I always wanted to pronounce Steve Jobs’ name as in the Book of Job, which now seems fitting: it just doesn’t seem fair he’s not around anymore. Think of it: unless you’re a baby or a very old person, your life is different because of him. We hardly think about record players or even CD’s anymore; we walk around staring into little black screens that can also make calls and take pictures and find answers on the internet; we carry our whole computer world around in a slim black tablet. And it seems so strange that all these things live on, while he is gone.
I edit our hospice newsletter, and this month, just by serendipity, I included an excerpt from the commencement address Jobs gave at Stanford in 2005 – it’s the one, if you’ve listened to NPR today, you’ve heard them quote. I wonder if he thought about this part yesterday, when he was dying:
When I was 17, I read a quote that went something like: “If you live each day as if it was your last, someday you’ll most certainly be right.” It made an impression on me, and since then, for the past 33 years, I have looked in the mirror every morning and asked myself: “If today were the last day of my life, would I want to do what I am about to do today?” And whenever the answer has been “No” for too many days in a row, I know I need to change something.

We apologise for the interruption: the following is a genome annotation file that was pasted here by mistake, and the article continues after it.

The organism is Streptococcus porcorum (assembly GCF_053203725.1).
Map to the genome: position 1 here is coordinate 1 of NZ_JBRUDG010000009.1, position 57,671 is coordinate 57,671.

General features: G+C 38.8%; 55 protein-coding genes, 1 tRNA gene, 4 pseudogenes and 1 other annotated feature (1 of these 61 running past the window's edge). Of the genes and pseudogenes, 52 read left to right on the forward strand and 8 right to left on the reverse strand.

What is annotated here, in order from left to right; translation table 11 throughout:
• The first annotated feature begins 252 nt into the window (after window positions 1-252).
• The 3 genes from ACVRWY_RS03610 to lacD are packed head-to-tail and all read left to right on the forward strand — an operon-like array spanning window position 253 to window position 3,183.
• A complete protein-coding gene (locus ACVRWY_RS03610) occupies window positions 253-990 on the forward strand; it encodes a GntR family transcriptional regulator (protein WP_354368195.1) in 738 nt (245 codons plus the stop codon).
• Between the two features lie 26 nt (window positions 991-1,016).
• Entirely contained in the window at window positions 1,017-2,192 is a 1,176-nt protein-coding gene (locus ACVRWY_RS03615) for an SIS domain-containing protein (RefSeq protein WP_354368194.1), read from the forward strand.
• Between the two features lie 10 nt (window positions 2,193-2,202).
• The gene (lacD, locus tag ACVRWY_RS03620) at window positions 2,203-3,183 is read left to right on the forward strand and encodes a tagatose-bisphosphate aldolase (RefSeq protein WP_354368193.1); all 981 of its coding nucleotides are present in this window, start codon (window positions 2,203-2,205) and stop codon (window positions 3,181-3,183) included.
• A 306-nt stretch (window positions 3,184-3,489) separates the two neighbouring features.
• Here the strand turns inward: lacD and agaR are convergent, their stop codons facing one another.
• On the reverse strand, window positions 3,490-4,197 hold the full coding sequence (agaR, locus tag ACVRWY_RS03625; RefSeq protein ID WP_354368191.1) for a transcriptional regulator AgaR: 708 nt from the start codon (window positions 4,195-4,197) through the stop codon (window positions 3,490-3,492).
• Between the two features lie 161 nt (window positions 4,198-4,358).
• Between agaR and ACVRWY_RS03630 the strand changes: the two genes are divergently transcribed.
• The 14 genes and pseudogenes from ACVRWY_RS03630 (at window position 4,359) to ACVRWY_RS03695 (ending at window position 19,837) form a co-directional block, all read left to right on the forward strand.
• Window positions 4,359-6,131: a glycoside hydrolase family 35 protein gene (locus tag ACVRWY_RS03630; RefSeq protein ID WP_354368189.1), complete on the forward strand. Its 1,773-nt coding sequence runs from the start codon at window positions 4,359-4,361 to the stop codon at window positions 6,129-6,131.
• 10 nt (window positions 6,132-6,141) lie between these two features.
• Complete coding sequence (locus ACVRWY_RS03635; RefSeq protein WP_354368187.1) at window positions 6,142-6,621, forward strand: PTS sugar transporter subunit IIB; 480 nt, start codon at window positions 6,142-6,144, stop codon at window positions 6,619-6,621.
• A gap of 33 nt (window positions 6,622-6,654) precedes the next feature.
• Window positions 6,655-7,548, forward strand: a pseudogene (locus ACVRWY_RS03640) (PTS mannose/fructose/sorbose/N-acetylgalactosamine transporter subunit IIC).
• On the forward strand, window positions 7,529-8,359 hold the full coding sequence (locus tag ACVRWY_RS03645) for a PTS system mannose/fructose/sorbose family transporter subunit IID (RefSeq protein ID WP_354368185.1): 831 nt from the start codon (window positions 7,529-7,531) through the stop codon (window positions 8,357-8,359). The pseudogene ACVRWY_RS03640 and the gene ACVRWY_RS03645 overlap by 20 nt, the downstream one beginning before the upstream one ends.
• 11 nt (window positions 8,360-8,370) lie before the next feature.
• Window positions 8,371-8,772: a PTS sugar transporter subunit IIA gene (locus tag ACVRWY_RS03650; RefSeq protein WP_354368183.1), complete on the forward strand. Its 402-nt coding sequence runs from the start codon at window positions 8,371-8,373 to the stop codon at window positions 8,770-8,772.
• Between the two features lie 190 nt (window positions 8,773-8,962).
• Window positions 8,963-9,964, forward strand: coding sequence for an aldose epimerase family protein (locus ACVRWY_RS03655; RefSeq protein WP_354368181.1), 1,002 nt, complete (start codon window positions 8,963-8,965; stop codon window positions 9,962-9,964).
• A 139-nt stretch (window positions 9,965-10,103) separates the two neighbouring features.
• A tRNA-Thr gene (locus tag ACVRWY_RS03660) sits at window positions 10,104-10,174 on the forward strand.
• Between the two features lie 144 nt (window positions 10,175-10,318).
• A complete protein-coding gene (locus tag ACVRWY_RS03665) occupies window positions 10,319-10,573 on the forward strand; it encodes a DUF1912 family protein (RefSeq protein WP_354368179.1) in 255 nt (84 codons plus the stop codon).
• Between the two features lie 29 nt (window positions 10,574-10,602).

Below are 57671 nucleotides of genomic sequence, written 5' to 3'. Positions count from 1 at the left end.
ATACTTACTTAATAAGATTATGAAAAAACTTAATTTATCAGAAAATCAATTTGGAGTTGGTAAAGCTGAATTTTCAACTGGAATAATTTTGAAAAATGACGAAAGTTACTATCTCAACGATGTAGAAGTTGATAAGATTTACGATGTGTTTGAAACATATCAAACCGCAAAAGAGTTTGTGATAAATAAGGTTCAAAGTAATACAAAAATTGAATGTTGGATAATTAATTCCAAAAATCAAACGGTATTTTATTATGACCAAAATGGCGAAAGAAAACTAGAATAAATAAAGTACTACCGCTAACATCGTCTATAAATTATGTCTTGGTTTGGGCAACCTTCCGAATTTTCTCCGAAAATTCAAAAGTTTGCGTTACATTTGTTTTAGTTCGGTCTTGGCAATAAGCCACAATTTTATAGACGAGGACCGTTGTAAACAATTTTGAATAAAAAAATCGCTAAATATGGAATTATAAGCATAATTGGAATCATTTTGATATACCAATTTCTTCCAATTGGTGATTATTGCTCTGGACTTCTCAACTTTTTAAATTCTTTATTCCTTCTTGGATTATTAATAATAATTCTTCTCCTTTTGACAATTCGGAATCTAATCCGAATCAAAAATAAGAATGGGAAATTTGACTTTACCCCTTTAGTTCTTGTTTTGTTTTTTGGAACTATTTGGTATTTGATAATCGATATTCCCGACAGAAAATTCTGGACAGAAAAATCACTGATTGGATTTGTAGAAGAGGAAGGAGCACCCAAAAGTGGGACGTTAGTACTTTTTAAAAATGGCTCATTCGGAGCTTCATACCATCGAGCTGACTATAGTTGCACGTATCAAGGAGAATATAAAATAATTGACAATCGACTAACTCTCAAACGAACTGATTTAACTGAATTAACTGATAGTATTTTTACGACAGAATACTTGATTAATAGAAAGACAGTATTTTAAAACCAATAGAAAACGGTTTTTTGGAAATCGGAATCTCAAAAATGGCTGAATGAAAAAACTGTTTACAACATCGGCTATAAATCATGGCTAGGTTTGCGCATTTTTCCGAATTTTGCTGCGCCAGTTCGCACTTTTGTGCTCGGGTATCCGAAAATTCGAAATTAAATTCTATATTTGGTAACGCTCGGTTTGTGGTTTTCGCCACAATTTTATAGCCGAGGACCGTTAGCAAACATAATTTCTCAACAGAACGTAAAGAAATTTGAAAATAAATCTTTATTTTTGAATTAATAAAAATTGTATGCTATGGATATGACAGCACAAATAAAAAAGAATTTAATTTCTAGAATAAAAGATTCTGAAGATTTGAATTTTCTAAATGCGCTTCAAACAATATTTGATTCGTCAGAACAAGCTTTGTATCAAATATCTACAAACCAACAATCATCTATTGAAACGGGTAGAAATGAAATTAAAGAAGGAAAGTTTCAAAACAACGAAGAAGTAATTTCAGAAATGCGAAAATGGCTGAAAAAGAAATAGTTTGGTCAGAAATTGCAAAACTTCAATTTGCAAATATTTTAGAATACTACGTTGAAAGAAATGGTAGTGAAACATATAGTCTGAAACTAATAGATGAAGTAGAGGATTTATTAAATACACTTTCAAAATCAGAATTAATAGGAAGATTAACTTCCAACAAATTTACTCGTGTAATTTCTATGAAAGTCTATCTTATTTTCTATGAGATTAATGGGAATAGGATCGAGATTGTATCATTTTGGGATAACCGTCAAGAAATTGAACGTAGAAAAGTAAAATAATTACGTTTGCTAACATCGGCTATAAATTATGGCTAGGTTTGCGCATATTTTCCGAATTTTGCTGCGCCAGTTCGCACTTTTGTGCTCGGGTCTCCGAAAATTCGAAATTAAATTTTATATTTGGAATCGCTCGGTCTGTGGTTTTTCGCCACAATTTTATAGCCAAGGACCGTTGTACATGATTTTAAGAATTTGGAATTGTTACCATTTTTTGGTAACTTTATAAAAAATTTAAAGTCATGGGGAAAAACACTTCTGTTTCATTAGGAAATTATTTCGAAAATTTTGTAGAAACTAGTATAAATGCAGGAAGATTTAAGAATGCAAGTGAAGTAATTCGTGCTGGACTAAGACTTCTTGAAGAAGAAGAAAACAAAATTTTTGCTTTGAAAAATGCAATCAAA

Remembering that I’ll be dead soon is the most important tool I’ve ever encountered to help me make the big choices in life. Because almost everything — all external expectations, all pride, all fear of embarrassment or failure – these things just fall away in the face of death, leaving only what is truly important. Remembering that you are going to die is the best way I know to avoid the trap of thinking you have something to lose. You are already naked. There is no reason not to follow your heart.
Lying there, maybe naked, at least he knew he’d followed his heart, made the big choices, and changed our lives.
Jobs said once that taking LSD was “one of the two or three most important things [he had] done in [his] life.” I’d like to think it helped him transition to wherever he is now; I’d actually really like to think he’s still here, still inventing and creating jobs; just invisible, behind the cloak.